Crist praised for veto of flawed bill on homeowner associations
Jul 2, 2008
South Florida Sun-Sentinel–July 1, 2008
BY JOE KOLLIN
Gov. Charlie Crist’s veto of a bill to overhaul homeowner associations was hailed on Tuesday by those who wanted even greater accountability from boards.
"We’re happy because this opens the door for a good, solid homeowner association reform bill next year," said Jan Bergemann, president of the Deland-based Cyber Citizens for Justice, a volunteer organization that represents owners.
"He received so many e-mails from so many people from across the state that he had to," said state Rep. Julio Robaina, R-Miami, leader of the condo and homeowner association reform movement in the Legislature.
Crist on May 1 signed into law a major condo reform measure, but complications in the homeowner association bill led to his veto on Monday. Unlike condo associations, homeowner associations aren’t regulated by the state and lack some of the protections that condo owners have. Roughly 1.4 million homeowners in Florida live in communities governed by homeowner associations.
The rejected measure (CS,HB 679) included provisions that would have let homeowner associations lien and foreclose on owners who don’t pay fines of more than $1,000; required new directors within 30 days of election to file statements that they have read the association’s rules or be disqualified from serving; allowed a majority of owners to terminate reserve accounts; and created 23 pages of contradictory requirements that owners and boards would have had to follow for resolving disputes before going to court.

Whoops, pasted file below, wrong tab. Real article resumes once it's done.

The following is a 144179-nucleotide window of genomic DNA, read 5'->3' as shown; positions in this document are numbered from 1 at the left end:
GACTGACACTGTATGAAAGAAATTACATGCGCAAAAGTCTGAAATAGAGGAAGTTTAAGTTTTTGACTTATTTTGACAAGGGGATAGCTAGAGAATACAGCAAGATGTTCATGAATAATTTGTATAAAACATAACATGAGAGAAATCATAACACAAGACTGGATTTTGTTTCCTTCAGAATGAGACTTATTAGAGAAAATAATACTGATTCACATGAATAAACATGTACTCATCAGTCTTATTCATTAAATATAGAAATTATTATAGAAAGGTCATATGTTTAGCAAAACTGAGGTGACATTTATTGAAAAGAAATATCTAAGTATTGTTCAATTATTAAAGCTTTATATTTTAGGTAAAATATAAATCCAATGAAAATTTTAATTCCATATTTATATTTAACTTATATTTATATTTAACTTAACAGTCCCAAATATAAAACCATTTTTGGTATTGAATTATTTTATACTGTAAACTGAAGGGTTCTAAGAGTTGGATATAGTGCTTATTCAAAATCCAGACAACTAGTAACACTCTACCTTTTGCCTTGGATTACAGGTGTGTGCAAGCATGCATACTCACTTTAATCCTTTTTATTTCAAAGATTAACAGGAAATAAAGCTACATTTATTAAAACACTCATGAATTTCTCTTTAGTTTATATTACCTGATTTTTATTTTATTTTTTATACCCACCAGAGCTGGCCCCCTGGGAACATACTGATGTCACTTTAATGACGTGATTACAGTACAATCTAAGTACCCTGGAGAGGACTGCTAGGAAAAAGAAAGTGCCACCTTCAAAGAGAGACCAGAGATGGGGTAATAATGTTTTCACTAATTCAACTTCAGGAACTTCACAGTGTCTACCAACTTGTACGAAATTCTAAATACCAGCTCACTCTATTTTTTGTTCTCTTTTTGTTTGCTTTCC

However, Crist vetoed the bill for a seemingly innocuous provision: it would have exempted association-run swimming pools from state inspection and regulation.
"I cannot allow the families that use the approximately 7,300 public pools found at homeowners associations across the state to be endangered by water-related illness and other safety hazards due to this loss or decrease in state supervision," Crist wrote in his veto message.
Mike Leeds, a homeowner in the 415-unit Imagination Farms community in Davie, said regulation is needed.
"There are several areas where homeowners do need help," he said, including the way they are forced to pay increased maintenance to make up for those not paying because they abandon their houses or are foreclosed.
Bergemann, who had urged supporters of homeowner association reform to e-mail their opposition to Crist, said the bill was "designed for special interests and didn’t make sense."
Robaina said the veto will allow him the chance to develop a comprehensive reform bill for homeowner associations.
"It puts us in the position where we want to be; it gives us the opportunity to start from scratch on a HOA bill," he said.
He plans to spend the summer preparing a bill for next year’s legislative session and "the biggest thing I’ll be looking for is whether homeowners want regulation and if so, if they are willing to pay. That will be a key question, if people are willing to be regulated for a cost."
The fee likely would be similar to the $4-a-unit fee every condo association pays annually to the state for regulation.